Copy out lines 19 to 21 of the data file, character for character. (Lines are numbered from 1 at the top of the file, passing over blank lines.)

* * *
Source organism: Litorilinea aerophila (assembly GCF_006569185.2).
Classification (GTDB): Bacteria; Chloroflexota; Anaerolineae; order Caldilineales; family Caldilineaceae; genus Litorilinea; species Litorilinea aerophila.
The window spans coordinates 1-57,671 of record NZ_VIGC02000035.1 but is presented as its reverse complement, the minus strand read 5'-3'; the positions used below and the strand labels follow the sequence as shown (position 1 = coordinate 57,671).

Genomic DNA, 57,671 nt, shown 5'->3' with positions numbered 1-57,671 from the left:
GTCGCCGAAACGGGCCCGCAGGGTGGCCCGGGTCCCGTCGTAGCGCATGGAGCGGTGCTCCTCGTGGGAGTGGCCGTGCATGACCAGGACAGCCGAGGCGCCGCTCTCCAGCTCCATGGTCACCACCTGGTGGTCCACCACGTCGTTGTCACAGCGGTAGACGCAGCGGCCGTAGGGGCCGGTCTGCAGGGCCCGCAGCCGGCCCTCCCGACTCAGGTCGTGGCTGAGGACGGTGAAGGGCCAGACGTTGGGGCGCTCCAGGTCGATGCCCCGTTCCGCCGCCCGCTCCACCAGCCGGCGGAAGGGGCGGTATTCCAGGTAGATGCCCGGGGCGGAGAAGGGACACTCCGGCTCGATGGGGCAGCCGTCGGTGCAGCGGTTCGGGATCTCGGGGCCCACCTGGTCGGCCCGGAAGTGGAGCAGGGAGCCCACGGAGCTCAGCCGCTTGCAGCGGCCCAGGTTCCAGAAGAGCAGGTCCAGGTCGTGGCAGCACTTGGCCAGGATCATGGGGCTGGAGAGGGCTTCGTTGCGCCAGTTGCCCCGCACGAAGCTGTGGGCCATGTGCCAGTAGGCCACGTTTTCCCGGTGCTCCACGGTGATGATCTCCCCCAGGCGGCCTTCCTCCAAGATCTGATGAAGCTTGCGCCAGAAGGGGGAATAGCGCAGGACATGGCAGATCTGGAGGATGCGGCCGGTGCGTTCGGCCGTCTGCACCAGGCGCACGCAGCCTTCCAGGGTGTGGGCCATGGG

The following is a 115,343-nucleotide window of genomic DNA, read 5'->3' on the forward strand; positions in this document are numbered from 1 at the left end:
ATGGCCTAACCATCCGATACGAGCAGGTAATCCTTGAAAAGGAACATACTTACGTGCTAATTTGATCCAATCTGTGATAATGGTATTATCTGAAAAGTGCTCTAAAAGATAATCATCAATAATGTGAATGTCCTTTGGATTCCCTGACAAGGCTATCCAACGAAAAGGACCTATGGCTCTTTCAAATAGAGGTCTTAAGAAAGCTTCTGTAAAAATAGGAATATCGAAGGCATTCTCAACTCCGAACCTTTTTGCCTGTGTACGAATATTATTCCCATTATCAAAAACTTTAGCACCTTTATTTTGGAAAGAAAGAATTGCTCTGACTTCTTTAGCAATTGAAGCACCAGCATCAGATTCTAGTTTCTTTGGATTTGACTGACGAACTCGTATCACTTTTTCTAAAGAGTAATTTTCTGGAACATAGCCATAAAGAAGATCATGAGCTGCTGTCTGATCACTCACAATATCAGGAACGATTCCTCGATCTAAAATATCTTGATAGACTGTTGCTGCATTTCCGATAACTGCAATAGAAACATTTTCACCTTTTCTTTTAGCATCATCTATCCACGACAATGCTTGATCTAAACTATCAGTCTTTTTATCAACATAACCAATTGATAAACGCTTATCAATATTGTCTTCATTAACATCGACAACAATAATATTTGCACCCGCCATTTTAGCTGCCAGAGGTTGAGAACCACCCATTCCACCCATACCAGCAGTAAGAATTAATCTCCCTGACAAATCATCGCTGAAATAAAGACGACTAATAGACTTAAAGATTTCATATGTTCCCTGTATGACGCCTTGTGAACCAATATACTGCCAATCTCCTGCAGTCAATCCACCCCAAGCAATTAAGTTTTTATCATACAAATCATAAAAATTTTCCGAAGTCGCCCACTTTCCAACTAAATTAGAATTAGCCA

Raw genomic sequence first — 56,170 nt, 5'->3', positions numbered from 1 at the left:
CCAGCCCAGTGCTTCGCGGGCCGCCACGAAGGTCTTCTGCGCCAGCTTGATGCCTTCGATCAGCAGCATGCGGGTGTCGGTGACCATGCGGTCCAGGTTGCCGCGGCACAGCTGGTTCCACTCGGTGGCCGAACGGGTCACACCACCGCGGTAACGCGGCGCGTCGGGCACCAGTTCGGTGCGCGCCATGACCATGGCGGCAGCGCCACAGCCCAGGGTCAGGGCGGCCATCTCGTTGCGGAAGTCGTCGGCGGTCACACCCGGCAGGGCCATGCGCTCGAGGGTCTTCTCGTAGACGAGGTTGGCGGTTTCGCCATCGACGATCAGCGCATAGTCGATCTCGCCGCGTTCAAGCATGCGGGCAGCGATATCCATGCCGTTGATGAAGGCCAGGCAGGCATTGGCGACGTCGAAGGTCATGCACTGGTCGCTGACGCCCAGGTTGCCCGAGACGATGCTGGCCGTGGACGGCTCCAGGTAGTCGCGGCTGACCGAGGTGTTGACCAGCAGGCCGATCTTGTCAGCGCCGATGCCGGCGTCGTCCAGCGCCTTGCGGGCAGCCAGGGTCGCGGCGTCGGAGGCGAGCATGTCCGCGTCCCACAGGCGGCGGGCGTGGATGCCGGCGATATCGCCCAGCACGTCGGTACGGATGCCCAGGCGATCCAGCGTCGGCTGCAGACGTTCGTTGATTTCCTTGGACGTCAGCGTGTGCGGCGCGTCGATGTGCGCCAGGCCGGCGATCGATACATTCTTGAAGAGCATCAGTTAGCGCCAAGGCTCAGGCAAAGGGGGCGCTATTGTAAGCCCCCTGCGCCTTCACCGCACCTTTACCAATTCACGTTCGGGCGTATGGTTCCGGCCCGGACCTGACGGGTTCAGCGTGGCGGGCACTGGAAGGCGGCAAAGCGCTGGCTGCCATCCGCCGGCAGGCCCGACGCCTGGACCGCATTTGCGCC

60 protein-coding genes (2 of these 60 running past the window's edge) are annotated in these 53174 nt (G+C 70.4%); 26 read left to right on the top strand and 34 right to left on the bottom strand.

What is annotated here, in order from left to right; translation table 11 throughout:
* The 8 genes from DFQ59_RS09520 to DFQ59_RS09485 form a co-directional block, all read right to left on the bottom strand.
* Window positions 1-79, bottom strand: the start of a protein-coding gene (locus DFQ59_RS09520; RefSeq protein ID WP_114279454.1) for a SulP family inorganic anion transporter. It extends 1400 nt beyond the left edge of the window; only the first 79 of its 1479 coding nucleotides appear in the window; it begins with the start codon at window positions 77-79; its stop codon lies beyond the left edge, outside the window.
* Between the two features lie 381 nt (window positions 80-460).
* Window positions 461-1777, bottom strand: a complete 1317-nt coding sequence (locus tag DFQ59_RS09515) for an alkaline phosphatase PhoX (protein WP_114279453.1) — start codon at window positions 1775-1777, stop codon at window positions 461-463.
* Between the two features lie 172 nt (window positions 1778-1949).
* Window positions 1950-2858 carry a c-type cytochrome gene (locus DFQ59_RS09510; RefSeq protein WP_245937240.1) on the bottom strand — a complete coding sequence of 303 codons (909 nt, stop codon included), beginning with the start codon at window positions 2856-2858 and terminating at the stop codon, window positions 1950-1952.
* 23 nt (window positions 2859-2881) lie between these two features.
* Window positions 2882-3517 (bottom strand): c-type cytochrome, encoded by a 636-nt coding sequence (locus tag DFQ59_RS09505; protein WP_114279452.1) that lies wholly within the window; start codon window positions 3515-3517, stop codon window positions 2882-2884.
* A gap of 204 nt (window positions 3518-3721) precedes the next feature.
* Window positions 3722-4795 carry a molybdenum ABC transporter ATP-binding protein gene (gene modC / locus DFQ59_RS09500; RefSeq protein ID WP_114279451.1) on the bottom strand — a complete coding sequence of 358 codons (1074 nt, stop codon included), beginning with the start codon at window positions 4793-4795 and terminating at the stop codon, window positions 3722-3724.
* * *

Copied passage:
* Window positions 2882-3517 (bottom strand): c-type cytochrome, encoded by a 636-nt coding sequence (locus tag DFQ59_RS09505; protein WP_114279452.1) that lies wholly within the window; start codon window positions 3515-3517, stop codon window positions 2882-2884.
* A gap of 204 nt (window positions 3518-3721) precedes the next feature.
* Window positions 3722-4795 carry a molybdenum ABC transporter ATP-binding protein gene (gene modC / locus DFQ59_RS09500; RefSeq protein ID WP_114279451.1) on the bottom strand — a complete coding sequence of 358 codons (1074 nt, stop codon included), beginning with the start codon at window positions 4793-4795 and terminating at the stop codon, window positions 3722-3724.